This is part of my ongoing series about Project AK300, the Lexus SC300 that I got for free on Craigslist. If you want to start at the beginning click here, or if you want to just know what the hell is wrong with it, click here. Now you’re up to date.
There are a couple important things in this world at which I’ve never excelled. Math, and subsequently budgeting and money management, immediately come to mind. I’m fortunate to live in a modern age where a calculator is always readily available, and where my lovely fiancè is able to keep a superb budget and maintain balance in our finances. So these two shortcomings have had their adverse impact on my life virtually all but mitigated.
However – against all odds – I love spreadsheets. It was one of the first things I discovered when entering the workforce. Math sucks. But math in a spreadsheet? That kicks ass. I spend most of my day (when not talking to customers) trying to find fun ways to manipulate the data that my job provides me.
I’m sure you can see where this is going. Taking on a project car is nothing more than a thinly-veiled opportunity to create a new spreadsheet to track against my end goal, which is as follows.
Stated Goal for Project AK300: Take a car that I got for free and know nothing about, and make it a reliable, comfortable, and beautiful daily driver for $2,000 or less.
So, how am I going to do that? I’ll track towards that goal with a spreadsheet for budgeting, inventory, and task management. See it for yourself (read only, I’m not playing) here, or I’ll attach some screenshots while I talk through my thought process. The notions of reliability, comfort, and beauty are all reflected as necessary repairs, preventative maintenance, and cosmetic restoration and upgrades. Here’s what the entire thing looks like (don’t try to read it from this screenshot, I’ll detail later – or at least click the link instead, good god):
What will success look like? From my perspective, success will have two culminating features:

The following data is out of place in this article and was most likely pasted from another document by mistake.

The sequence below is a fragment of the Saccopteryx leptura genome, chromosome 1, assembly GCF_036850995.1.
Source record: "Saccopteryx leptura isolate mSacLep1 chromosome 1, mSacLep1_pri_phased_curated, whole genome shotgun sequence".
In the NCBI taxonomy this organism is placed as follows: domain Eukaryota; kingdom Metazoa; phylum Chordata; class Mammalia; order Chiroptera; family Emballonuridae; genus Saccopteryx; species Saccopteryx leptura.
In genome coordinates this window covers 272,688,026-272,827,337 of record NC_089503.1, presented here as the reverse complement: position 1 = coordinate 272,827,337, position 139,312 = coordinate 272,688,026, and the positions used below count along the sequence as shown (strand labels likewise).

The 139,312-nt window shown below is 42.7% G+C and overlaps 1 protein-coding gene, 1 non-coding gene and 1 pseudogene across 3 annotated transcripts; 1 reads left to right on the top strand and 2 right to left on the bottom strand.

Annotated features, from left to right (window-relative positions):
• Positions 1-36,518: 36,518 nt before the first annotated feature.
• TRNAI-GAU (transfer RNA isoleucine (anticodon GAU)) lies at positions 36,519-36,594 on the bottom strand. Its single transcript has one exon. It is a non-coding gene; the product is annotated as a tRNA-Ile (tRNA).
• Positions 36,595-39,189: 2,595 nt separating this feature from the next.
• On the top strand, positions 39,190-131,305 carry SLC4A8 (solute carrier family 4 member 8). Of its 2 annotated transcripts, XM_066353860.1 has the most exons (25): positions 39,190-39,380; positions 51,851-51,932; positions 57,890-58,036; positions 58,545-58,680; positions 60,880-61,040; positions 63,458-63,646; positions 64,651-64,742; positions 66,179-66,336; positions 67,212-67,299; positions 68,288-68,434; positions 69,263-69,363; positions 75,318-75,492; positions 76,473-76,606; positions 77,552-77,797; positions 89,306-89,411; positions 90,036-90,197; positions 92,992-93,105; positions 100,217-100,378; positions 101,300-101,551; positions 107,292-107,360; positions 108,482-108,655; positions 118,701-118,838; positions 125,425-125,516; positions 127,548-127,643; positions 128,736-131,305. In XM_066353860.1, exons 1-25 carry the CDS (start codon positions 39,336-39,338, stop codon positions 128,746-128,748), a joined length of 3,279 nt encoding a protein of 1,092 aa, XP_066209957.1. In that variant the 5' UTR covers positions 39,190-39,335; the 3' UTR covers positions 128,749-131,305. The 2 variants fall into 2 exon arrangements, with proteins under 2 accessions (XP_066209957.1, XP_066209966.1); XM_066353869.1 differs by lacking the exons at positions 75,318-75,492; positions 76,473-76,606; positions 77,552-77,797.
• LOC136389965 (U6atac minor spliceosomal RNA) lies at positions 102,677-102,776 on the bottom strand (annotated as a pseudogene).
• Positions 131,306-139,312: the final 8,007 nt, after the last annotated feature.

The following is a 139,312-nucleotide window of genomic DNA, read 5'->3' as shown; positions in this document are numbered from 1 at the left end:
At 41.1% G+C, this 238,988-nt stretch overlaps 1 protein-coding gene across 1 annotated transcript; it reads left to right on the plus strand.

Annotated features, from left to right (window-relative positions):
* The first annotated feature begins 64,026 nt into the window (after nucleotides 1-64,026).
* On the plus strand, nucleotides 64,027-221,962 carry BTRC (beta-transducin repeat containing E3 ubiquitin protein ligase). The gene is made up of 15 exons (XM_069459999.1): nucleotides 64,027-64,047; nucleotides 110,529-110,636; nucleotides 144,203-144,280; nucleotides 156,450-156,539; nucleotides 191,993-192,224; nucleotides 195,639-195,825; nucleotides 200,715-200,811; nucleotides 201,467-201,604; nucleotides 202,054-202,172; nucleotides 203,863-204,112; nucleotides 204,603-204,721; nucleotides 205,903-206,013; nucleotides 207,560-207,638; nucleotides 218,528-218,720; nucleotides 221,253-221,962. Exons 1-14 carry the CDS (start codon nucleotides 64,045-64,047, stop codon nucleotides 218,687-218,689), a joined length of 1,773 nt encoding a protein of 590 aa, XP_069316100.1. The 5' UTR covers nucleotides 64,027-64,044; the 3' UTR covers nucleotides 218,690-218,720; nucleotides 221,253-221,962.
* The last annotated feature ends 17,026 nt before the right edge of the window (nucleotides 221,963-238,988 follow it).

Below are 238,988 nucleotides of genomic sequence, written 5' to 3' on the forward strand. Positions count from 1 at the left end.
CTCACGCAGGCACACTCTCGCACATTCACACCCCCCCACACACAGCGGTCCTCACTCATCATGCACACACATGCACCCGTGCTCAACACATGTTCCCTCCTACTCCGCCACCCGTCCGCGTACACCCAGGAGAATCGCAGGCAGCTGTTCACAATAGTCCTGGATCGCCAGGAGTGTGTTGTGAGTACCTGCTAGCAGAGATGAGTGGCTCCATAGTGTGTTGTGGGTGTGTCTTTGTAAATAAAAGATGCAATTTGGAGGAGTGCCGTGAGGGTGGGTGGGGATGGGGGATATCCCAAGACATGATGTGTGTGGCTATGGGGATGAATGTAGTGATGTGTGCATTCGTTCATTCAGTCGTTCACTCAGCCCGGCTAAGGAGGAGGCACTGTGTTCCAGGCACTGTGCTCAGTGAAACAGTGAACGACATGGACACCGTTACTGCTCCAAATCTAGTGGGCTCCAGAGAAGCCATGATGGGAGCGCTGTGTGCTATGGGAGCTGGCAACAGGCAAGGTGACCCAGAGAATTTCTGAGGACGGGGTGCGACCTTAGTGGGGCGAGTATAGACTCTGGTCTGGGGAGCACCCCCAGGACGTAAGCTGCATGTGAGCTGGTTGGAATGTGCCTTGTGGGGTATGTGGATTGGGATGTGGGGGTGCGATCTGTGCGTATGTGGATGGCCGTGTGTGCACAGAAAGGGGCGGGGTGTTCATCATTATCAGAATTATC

- I want my Lexus to be so reliable and drivable that not only can I sell my Golf R, but I can feel confident getting a true project car with confidence while my Lexus carries the daily duties. There is a slight caveat here, and it’s that part of this plan is so that we can shift the primary functions of our garage.
I feel really strongly about balance in two car garages, and ours could use some rebalancing. It’s time to upgrade Holly’s Mini Cooper, and she wants the new plug-in hybrid Countryman, which is the same form factor as my current Golf. Currently, the Golf is our “out as a couple” car, and Holly mostly drives the Mini when alone. This is a good opportunity to reverse that function for a newer car, where Holly gets a brand new Mini that improves on comfort and fuel efficiency for our “out as a couple” car (plus something automatic that we can both drive), and my car becomes the car driven while I’m alone. Don’t worry, I’ll write a full article about this when it’s time. I know it’s riveting logic.
- I want to eventually (way, way down the road) make a profit on the Lexus. I’d like to own this Lexus SC300 for at least 2-3 years, maybe more. It feels compulsory after the circumstances under which it was gifted to me, and I think there are a couple factors working in my favor (not including the fact that currently, my cost is $0).
Based on the current market, I think once I’m done with my amateur “restoration,” it’ll be worth about $3,000. If I end up going different directions with it (manual transmission swap, full engine swap), it could potentially be worth more.